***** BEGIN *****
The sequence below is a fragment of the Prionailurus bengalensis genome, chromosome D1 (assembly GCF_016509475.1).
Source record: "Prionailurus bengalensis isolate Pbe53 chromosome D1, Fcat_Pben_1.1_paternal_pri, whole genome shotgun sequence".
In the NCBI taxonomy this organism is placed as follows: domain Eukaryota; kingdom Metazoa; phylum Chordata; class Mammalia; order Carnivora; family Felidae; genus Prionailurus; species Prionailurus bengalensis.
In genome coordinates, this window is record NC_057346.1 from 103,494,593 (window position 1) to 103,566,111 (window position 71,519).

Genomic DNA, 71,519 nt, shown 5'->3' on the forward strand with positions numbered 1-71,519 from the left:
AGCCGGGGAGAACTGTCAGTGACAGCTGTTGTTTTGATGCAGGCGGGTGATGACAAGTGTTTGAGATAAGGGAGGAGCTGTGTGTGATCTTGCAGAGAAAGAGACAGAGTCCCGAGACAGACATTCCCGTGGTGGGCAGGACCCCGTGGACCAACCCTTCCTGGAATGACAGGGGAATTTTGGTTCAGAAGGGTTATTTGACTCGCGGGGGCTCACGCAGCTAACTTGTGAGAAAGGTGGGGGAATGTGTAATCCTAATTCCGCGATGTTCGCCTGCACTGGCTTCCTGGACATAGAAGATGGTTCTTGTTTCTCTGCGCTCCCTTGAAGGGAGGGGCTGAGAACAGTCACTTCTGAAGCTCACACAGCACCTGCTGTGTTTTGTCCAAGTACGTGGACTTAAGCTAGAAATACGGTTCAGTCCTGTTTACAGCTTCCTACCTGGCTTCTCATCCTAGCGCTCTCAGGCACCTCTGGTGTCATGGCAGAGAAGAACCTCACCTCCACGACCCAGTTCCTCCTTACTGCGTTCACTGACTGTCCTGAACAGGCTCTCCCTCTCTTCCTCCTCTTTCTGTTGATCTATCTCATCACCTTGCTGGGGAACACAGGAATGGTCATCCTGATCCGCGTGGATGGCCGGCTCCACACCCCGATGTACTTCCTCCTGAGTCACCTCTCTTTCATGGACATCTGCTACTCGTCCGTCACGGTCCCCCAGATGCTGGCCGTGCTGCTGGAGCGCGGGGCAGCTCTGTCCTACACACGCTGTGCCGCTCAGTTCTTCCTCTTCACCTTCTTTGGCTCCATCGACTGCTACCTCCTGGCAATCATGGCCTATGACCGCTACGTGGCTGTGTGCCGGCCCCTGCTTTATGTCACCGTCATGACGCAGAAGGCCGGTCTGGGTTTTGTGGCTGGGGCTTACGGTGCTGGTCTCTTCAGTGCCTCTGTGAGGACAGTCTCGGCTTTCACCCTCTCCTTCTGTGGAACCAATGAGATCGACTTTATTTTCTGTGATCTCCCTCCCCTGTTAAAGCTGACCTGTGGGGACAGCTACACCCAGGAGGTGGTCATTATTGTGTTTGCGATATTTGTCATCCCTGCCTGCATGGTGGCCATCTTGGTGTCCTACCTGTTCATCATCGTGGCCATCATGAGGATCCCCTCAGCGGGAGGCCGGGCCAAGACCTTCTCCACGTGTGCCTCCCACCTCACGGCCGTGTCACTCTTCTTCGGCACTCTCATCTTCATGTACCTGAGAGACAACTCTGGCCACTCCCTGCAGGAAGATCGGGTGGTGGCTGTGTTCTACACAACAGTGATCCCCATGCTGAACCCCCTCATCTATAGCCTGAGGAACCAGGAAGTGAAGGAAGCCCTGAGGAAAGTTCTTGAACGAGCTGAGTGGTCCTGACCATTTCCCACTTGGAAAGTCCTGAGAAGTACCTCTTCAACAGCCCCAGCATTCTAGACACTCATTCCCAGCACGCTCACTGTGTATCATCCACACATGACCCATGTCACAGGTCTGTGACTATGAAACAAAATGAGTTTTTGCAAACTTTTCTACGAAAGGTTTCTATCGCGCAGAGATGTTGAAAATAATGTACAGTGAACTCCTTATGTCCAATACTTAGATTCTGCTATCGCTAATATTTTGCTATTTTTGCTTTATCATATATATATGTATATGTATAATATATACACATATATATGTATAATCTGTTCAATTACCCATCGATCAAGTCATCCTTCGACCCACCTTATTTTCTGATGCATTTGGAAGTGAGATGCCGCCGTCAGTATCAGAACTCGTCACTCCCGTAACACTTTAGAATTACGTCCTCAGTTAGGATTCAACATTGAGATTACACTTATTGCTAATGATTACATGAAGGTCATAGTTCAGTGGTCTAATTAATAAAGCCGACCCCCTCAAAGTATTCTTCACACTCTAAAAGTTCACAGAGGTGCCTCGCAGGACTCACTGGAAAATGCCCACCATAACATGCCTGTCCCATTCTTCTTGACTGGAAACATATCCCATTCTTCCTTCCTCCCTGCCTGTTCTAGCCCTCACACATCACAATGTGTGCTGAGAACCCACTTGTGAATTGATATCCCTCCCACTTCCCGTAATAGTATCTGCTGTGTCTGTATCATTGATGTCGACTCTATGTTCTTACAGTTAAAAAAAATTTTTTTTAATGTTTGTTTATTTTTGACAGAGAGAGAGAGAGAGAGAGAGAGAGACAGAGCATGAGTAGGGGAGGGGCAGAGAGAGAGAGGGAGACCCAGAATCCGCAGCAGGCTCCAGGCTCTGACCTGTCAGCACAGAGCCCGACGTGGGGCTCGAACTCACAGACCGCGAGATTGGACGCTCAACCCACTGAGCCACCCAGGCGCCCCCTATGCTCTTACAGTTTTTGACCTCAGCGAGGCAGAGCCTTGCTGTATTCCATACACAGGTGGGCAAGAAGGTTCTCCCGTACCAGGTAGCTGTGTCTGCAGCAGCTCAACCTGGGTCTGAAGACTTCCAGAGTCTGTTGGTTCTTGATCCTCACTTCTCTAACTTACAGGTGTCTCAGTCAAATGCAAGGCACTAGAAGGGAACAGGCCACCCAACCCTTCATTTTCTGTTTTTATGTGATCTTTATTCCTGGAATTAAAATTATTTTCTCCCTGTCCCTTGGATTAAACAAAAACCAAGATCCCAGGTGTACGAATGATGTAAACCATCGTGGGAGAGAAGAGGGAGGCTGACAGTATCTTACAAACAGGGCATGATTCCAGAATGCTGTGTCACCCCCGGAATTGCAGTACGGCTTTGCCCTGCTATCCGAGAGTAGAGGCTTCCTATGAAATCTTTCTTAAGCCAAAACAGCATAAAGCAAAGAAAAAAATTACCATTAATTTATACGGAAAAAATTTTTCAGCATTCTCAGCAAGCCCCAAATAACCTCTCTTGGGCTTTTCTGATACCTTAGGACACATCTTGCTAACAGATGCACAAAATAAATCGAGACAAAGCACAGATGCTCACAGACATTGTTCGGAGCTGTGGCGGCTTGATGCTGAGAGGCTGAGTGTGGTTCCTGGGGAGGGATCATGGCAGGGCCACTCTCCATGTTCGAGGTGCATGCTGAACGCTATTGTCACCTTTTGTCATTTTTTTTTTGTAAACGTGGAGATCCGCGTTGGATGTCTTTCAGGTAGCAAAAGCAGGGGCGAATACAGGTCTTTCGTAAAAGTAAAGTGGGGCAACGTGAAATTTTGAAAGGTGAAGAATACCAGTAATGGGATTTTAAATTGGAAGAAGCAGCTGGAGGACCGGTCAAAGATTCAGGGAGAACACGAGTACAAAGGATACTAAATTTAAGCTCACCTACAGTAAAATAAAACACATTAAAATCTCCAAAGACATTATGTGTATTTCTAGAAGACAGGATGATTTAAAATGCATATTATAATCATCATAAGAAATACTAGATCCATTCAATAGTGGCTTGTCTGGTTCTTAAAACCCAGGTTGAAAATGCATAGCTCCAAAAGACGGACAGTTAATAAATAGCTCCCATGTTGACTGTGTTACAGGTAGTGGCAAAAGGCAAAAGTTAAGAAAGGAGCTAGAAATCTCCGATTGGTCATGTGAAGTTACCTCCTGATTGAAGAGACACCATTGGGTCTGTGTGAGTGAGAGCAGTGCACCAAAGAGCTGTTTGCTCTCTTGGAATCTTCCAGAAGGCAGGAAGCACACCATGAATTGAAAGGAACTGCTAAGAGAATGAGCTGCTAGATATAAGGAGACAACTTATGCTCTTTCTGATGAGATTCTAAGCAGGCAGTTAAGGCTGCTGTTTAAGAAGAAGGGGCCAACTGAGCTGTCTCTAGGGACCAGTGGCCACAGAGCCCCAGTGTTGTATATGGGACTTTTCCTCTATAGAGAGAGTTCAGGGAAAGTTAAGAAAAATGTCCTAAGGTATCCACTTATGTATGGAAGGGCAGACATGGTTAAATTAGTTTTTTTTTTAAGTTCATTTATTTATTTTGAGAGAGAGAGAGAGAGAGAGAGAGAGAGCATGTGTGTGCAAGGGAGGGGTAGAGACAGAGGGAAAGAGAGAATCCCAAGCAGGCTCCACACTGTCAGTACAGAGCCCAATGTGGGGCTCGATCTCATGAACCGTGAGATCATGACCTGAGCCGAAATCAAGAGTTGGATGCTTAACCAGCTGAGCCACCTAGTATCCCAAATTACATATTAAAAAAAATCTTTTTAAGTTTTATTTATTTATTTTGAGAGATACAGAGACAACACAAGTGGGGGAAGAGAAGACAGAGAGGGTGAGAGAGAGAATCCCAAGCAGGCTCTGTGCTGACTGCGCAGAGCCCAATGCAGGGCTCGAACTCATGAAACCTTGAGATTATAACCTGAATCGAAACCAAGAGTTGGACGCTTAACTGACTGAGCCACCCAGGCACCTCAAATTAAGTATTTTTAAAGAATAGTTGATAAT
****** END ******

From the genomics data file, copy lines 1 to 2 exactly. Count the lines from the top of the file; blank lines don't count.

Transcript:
The sequence below is a fragment of the Prionailurus bengalensis genome, chromosome D1 (assembly GCF_016509475.1).
Source record: "Prionailurus bengalensis isolate Pbe53 chromosome D1, Fcat_Pben_1.1_paternal_pri, whole genome shotgun sequence".